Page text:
Learning languages is not a luxury for people in Asia, it is a necessity of life. To be bilingual or multilingual is not an easy feat but it is a journey that everyone looks forward to embracing if the opportunity arises. Unfortunately not everyone
is capable of mastering two languages at one time, so introducing two languages to kids when they are very young, with at least one as the mother tongue, is highly recommended.
There is nothing wrong with learning languages; so many parents will pay to have their kids to learn a 2nd or 3rd language in this part of the world.
Learning a new language gives people hope of friendship when times are hard, comfort that somewhere out there different groups of people can understand and listen to their voices. Kids love to meet other kids who do not speak their language because they are attracted to the idea of discovering contrast and difference. Their world is one of discovery; they are entrusted to take on this journey. If they have the means to learn several languages, we ought to allow them that opportunity.
For us, the opportunity to learn languages did not come in the form of financial support. In fact, schools provide the opportunity by making it compulsory to study a 2nd language and English as the first language. My siblings went through education knowing only that we had to study two languages in school
People who are reluctant to send their kids to learn a second language give these reasons:
1. Their kids will not need it in the society where they live;
2. They are concern that if their kids learn to appreciate the peculiarities and strangeness of other cultures, they pay less attention to their own culture;
3. they did not learn two languages. So why should their kids study languages?
4. Success does not depend on proficiency in many languages but fluency in just one;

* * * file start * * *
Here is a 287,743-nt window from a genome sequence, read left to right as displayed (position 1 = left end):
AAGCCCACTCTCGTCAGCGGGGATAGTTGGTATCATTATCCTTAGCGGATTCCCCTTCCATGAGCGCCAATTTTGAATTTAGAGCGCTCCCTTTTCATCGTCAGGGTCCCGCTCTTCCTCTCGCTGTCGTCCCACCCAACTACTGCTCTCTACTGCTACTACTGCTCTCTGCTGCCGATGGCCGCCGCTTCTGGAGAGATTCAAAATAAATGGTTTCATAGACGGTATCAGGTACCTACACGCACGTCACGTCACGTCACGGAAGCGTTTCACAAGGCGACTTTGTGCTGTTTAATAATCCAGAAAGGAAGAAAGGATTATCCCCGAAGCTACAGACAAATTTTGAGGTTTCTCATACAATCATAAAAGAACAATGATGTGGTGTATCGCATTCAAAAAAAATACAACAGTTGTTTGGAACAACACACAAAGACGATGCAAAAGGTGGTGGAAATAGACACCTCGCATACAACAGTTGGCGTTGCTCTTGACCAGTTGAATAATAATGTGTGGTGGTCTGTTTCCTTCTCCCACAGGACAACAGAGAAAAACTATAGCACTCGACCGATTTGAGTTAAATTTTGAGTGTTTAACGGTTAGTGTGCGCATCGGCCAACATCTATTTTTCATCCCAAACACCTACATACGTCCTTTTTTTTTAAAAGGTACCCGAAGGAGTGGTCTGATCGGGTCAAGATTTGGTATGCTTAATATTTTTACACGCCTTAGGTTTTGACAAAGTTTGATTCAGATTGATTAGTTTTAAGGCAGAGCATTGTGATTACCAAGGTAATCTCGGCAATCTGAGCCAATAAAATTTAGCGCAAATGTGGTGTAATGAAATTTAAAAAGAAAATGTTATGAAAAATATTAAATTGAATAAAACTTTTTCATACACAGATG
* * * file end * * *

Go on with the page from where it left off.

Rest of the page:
5. they cannot afford the tutition fees and the time to send thir kids for enrichment classes;
6. they have no idea where to begin helping their kids to learn a second language; or
7. the schools do not offer the language.
Whatever the reasons or excuses, there was no way out for us. Taking two languages was compulsory. (In my days, we did not come across any foreign student who was exempted from a second language. However over the last few years, I understand that any foreign student can opt out of the 2nd language programme, if there is a valid reason. )
We all know the benefits and advantages of knowing more than one language far outweigh that of knowing just one. So many new findings to prove this so called truth are already being published* and as even experts are agreeing that languages should be taught early to kids, parents who are reluctant to send their kids to learn more languages are outnumbered.
Where I come from (that is Singapore), people are so determined to have their kids excel in more than two languages, that tutors have no problem looking for students to teach. The education business thrives because there are people who are willing to pay the fees. Expert language tutors have the opportunities to publish their own books and make a living as writers. Where there is demand, there is need for people to supply. Despite having no natural resources, the human resources thus become marketable. People start to have jobs and see reasons to make a living as educators.
Where I come from, people look past underlying racial differences, preferring not to dwell on the negatives (prejudice or discrimination) for the sake of their kids’ future in a multilingual society. There is always tomorrow to look forward to because everyone accepts these differences as part of life and will educate their kids to learn that these differences will teach them resilience, tolerance and understanding. Kids learn to blend in with other cultures and practice great virtues. For us, languages are essential part of our lives.
This post has been written in reference to an article by a Harvard student stressing the importance of foreign language study & being bilingual.